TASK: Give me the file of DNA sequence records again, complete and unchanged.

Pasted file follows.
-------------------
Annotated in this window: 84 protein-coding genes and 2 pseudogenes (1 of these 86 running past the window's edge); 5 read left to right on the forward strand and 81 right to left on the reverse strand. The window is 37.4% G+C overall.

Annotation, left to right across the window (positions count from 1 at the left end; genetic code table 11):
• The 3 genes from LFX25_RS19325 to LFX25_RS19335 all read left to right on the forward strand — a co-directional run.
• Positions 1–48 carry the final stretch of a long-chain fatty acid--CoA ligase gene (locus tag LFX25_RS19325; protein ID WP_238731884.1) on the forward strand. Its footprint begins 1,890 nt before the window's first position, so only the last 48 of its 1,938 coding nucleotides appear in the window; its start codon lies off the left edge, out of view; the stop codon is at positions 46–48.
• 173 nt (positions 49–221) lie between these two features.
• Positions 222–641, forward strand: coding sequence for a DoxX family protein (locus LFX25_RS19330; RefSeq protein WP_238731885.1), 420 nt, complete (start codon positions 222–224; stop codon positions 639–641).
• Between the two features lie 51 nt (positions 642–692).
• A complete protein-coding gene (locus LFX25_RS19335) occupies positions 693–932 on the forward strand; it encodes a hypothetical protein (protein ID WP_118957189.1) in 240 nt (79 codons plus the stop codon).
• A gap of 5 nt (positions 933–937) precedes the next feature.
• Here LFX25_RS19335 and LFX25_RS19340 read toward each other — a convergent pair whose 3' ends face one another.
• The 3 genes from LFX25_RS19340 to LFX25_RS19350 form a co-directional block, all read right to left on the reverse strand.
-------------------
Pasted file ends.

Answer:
Annotated in this window: 84 protein-coding genes and 2 pseudogenes (1 of these 86 running past the window's edge); 5 read left to right on the forward strand and 81 right to left on the reverse strand. The window is 37.4% G+C overall.

Annotation, left to right across the window (positions count from 1 at the left end; genetic code table 11):
• The 3 genes from LFX25_RS19325 to LFX25_RS19335 all read left to right on the forward strand — a co-directional run.
• Positions 1–48 carry the final stretch of a long-chain fatty acid--CoA ligase gene (locus tag LFX25_RS19325; protein ID WP_238731884.1) on the forward strand. Its footprint begins 1,890 nt before the window's first position, so only the last 48 of its 1,938 coding nucleotides appear in the window; its start codon lies off the left edge, out of view; the stop codon is at positions 46–48.
• 173 nt (positions 49–221) lie between these two features.
• Positions 222–641, forward strand: coding sequence for a DoxX family protein (locus LFX25_RS19330; RefSeq protein WP_238731885.1), 420 nt, complete (start codon positions 222–224; stop codon positions 639–641).
• Between the two features lie 51 nt (positions 642–692).
• A complete protein-coding gene (locus LFX25_RS19335) occupies positions 693–932 on the forward strand; it encodes a hypothetical protein (protein ID WP_118957189.1) in 240 nt (79 codons plus the stop codon).
• A gap of 5 nt (positions 933–937) precedes the next feature.
• Here LFX25_RS19335 and LFX25_RS19340 read toward each other — a convergent pair whose 3' ends face one another.
• The 3 genes from LFX25_RS19340 to LFX25_RS19350 form a co-directional block, all read right to left on the reverse strand.